Thus the Socratic method of argumentation begins with commonplace questions which lead the opponent to believe that the questioner is simple, but ends in a complete reversal. Thus his chief contributions lie not in the construction of an elaborate system but in clearing away the false common beliefs and in leading men to an awareness of their own ignorance, from which position they may begin to discover the truth. It was his unique combination of dialectical (having to do with using logic and reasoning in an argument or discussion) skill and magnetic attractiveness to the youth of Athens which gave his opponents their opportunity to bring him to trial in 399 B.C.E.


The jury was not swayed by Socrates’s defense and convicted him by a vote of 280 to 221. Possibly the defiant tone of his defense contributed to the verdict and he made things worse during the deliberation over his punishment. Athenian law allowed a convicted citizen to propose an alternative punishment to the one called for by the prosecution and the jury would decide. Instead of proposing he be exiled, Socrates suggested he be honored by the city for his contribution to their enlightenment and be paid for his services. The jury was not amused and sentenced him to death by drinking a mixture of poison hemlock.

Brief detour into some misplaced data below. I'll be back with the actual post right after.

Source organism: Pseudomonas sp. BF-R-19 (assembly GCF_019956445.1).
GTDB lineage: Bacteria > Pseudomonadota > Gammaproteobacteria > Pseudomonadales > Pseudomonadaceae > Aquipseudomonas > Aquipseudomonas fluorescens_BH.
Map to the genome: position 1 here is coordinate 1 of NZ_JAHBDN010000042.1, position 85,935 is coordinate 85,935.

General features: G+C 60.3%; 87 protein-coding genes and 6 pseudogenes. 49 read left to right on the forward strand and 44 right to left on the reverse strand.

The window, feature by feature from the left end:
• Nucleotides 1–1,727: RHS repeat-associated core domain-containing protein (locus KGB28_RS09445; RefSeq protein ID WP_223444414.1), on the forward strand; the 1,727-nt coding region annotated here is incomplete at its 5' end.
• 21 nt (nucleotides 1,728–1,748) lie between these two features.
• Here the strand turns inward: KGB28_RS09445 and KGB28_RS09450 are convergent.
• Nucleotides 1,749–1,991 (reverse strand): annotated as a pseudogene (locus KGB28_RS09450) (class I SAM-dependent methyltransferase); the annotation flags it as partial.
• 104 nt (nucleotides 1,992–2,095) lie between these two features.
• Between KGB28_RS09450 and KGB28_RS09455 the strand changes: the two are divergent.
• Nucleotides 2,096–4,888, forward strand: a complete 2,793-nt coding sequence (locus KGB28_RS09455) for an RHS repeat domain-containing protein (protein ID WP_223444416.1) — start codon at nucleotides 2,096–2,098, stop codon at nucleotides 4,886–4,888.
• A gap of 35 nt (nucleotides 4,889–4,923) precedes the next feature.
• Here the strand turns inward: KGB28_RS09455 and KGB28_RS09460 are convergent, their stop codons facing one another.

Before Socrates’s execution, friends offered to bribe the guards and rescue him so he could flee into exile. He declined, stating he wasn’t afraid of death, felt he would be no better off if in exile and said he was still a loyal citizen of Athens, willing to abide by its laws, even the ones that condemned him to death. Plato described Socrates’s execution in his Phaedo dialogue: Socrates drank the hemlock mixture without hesitation. Numbness slowly crept into his body until it reached his heart. Shortly before his final breath, Socrates described his death as a release of the soul from the body.


His Legacy

One of the immediate effects of Socrates’ death was the setting up of new philosophical schools of thoughts by his students and followers. They also exercised their perceptions of his teachings in politics. His student Plato founded the “Academy” in 385 BC which later became so famous that it popularized the word “Academy” for educational institutions. Plato’s protégé, Aristotle was also a key figure in the Classical Era and founded his own school,the Lyceum in 335 BC. Aristotle was also the tutor of Alexander the Great. Socrates’ thoughts of stressing a simplistic way of living later led to the origination of Cynicism by one of his older students, Antisthenes. The contribution of Socrates in Western Philosophy became more evident in the Renaissance and the Age of Reason in Europe. A number of paintings and plays from this period depicted his role in the western intellectual process. His scientific method is still being used in classrooms and law school discourses.